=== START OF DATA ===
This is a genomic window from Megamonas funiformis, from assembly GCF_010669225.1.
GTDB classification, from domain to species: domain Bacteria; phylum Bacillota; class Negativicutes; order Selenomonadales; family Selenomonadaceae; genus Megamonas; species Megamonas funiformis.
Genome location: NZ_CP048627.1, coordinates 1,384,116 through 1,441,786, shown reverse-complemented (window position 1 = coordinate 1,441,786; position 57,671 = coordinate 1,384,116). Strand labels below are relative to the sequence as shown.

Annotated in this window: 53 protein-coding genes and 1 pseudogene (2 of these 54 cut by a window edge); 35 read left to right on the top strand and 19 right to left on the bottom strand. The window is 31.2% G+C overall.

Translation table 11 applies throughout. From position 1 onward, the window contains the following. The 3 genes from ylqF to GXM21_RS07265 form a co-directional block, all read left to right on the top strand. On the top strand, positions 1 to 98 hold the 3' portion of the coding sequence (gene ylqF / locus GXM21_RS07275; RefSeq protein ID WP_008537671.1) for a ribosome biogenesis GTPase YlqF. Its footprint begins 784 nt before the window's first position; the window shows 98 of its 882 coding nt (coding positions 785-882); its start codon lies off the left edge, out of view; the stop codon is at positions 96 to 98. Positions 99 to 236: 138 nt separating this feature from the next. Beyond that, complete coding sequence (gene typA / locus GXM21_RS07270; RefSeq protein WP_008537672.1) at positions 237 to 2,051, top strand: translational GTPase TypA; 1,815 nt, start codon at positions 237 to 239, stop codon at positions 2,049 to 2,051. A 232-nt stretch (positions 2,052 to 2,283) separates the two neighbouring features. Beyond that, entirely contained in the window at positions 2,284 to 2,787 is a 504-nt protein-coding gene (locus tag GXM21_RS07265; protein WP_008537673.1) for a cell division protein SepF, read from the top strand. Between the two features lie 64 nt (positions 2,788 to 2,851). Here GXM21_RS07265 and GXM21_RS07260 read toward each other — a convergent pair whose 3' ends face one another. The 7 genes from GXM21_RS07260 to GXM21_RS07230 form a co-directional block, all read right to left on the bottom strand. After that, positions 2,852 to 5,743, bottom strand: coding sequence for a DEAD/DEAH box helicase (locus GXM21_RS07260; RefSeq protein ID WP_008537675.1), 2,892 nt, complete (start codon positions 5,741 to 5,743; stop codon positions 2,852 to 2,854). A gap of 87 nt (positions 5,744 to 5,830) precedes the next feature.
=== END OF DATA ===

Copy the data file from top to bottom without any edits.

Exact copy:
This is a genomic window from Megamonas funiformis, from assembly GCF_010669225.1.
GTDB classification, from domain to species: domain Bacteria; phylum Bacillota; class Negativicutes; order Selenomonadales; family Selenomonadaceae; genus Megamonas; species Megamonas funiformis.
Genome location: NZ_CP048627.1, coordinates 1,384,116 through 1,441,786, shown reverse-complemented (window position 1 = coordinate 1,441,786; position 57,671 = coordinate 1,384,116). Strand labels below are relative to the sequence as shown.

Annotated in this window: 53 protein-coding genes and 1 pseudogene (2 of these 54 cut by a window edge); 35 read left to right on the top strand and 19 right to left on the bottom strand. The window is 31.2% G+C overall.

Translation table 11 applies throughout. From position 1 onward, the window contains the following. The 3 genes from ylqF to GXM21_RS07265 form a co-directional block, all read left to right on the top strand. On the top strand, positions 1 to 98 hold the 3' portion of the coding sequence (gene ylqF / locus GXM21_RS07275; RefSeq protein ID WP_008537671.1) for a ribosome biogenesis GTPase YlqF. Its footprint begins 784 nt before the window's first position; the window shows 98 of its 882 coding nt (coding positions 785-882); its start codon lies off the left edge, out of view; the stop codon is at positions 96 to 98. Positions 99 to 236: 138 nt separating this feature from the next. Beyond that, complete coding sequence (gene typA / locus GXM21_RS07270; RefSeq protein WP_008537672.1) at positions 237 to 2,051, top strand: translational GTPase TypA; 1,815 nt, start codon at positions 237 to 239, stop codon at positions 2,049 to 2,051. A 232-nt stretch (positions 2,052 to 2,283) separates the two neighbouring features. Beyond that, entirely contained in the window at positions 2,284 to 2,787 is a 504-nt protein-coding gene (locus tag GXM21_RS07265; protein WP_008537673.1) for a cell division protein SepF, read from the top strand. Between the two features lie 64 nt (positions 2,788 to 2,851). Here GXM21_RS07265 and GXM21_RS07260 read toward each other — a convergent pair whose 3' ends face one another. The 7 genes from GXM21_RS07260 to GXM21_RS07230 form a co-directional block, all read right to left on the bottom strand. After that, positions 2,852 to 5,743, bottom strand: coding sequence for a DEAD/DEAH box helicase (locus GXM21_RS07260; RefSeq protein ID WP_008537675.1), 2,892 nt, complete (start codon positions 5,741 to 5,743; stop codon positions 2,852 to 2,854). A gap of 87 nt (positions 5,744 to 5,830) precedes the next feature.